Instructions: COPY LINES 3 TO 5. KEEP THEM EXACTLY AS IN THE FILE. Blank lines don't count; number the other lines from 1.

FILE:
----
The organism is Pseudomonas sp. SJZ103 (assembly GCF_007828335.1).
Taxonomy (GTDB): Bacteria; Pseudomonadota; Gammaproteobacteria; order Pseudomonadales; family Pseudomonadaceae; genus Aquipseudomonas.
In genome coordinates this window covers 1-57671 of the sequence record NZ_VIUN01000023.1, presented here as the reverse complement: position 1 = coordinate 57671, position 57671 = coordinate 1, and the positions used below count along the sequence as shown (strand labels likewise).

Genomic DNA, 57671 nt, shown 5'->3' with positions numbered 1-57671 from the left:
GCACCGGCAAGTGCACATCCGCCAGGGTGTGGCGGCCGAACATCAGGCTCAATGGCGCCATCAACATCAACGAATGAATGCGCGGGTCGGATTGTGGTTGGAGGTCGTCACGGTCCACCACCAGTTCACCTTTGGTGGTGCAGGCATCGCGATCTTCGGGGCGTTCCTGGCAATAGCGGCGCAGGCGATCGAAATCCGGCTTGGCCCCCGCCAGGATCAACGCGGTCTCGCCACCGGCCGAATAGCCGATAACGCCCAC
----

In genome coordinates this window covers 1-57671 of the sequence record NZ_VIUN01000023.1, presented here as the reverse complement: position 1 = coordinate 57671, position 57671 = coordinate 1, and the positions used below count along the sequence as shown (strand labels likewise).

Genomic DNA, 57671 nt, shown 5'->3' with positions numbered 1-57671 from the left:
GCACCGGCAAGTGCACATCCGCCAGGGTGTGGCGGCCGAACATCAGGCTCAATGGCGCCATCAACATCAACGAATGAATGCGCGGGTCGGATTGTGGTTGGAGGTCGTCACGGTCCACCACCAGTTCACCTTTGGTGGTGCAGGCATCGCGATCTTCGGGGCGTTCCTGGCAATAGCGGCGCAGGCGATCGAAATCCGGCTTGGCCCCCGCCAGGATCAACGCGGTCTCGCCACCGGCCGAATAGCCGATAACGCCCAC